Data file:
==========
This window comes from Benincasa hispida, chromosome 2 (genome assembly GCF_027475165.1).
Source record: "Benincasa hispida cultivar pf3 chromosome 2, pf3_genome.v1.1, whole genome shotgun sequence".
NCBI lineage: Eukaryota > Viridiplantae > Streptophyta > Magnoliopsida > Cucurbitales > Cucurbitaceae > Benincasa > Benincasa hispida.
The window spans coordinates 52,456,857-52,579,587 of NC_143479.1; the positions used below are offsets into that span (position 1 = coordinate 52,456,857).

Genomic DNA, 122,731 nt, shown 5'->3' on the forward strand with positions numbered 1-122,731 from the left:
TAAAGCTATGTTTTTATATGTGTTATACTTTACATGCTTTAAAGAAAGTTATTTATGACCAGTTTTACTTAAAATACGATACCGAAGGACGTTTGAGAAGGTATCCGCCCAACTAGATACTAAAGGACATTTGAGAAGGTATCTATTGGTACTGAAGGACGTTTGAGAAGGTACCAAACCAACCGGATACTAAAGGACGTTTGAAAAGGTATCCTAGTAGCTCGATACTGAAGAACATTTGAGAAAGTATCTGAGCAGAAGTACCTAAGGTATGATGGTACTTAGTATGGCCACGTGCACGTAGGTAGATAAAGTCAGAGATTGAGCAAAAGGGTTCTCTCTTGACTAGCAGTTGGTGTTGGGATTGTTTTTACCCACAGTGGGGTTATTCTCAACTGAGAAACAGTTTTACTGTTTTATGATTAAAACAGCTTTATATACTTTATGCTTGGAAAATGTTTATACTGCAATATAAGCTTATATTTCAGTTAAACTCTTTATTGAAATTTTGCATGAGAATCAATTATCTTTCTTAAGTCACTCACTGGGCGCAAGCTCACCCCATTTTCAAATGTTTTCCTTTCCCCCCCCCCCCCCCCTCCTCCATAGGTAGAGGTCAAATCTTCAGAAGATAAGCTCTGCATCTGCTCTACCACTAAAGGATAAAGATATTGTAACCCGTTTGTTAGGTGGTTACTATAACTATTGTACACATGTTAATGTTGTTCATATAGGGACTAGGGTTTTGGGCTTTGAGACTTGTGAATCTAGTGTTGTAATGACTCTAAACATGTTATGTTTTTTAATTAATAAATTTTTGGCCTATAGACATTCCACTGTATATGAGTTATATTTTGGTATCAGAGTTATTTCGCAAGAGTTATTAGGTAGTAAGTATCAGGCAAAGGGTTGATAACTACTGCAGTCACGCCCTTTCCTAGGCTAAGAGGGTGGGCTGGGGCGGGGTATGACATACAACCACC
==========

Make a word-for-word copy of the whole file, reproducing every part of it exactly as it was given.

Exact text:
This window comes from Benincasa hispida, chromosome 2 (genome assembly GCF_027475165.1).
Source record: "Benincasa hispida cultivar pf3 chromosome 2, pf3_genome.v1.1, whole genome shotgun sequence".
NCBI lineage: Eukaryota > Viridiplantae > Streptophyta > Magnoliopsida > Cucurbitales > Cucurbitaceae > Benincasa > Benincasa hispida.
The window spans coordinates 52,456,857-52,579,587 of NC_143479.1; the positions used below are offsets into that span (position 1 = coordinate 52,456,857).

Genomic DNA, 122,731 nt, shown 5'->3' on the forward strand with positions numbered 1-122,731 from the left:
TAAAGCTATGTTTTTATATGTGTTATACTTTACATGCTTTAAAGAAAGTTATTTATGACCAGTTTTACTTAAAATACGATACCGAAGGACGTTTGAGAAGGTATCCGCCCAACTAGATACTAAAGGACATTTGAGAAGGTATCTATTGGTACTGAAGGACGTTTGAGAAGGTACCAAACCAACCGGATACTAAAGGACGTTTGAAAAGGTATCCTAGTAGCTCGATACTGAAGAACATTTGAGAAAGTATCTGAGCAGAAGTACCTAAGGTATGATGGTACTTAGTATGGCCACGTGCACGTAGGTAGATAAAGTCAGAGATTGAGCAAAAGGGTTCTCTCTTGACTAGCAGTTGGTGTTGGGATTGTTTTTACCCACAGTGGGGTTATTCTCAACTGAGAAACAGTTTTACTGTTTTATGATTAAAACAGCTTTATATACTTTATGCTTGGAAAATGTTTATACTGCAATATAAGCTTATATTTCAGTTAAACTCTTTATTGAAATTTTGCATGAGAATCAATTATCTTTCTTAAGTCACTCACTGGGCGCAAGCTCACCCCATTTTCAAATGTTTTCCTTTCCCCCCCCCCCCCCCCTCCTCCATAGGTAGAGGTCAAATCTTCAGAAGATAAGCTCTGCATCTGCTCTACCACTAAAGGATAAAGATATTGTAACCCGTTTGTTAGGTGGTTACTATAACTATTGTACACATGTTAATGTTGTTCATATAGGGACTAGGGTTTTGGGCTTTGAGACTTGTGAATCTAGTGTTGTAATGACTCTAAACATGTTATGTTTTTTAATTAATAAATTTTTGGCCTATAGACATTCCACTGTATATGAGTTATATTTTGGTATCAGAGTTATTTCGCAAGAGTTATTAGGTAGTAAGTATCAGGCAAAGGGTTGATAACTACTGCAGTCACGCCCTTTCCTAGGCTAAGAGGGTGGGCTGGGGCGGGGTATGACATACAACCACC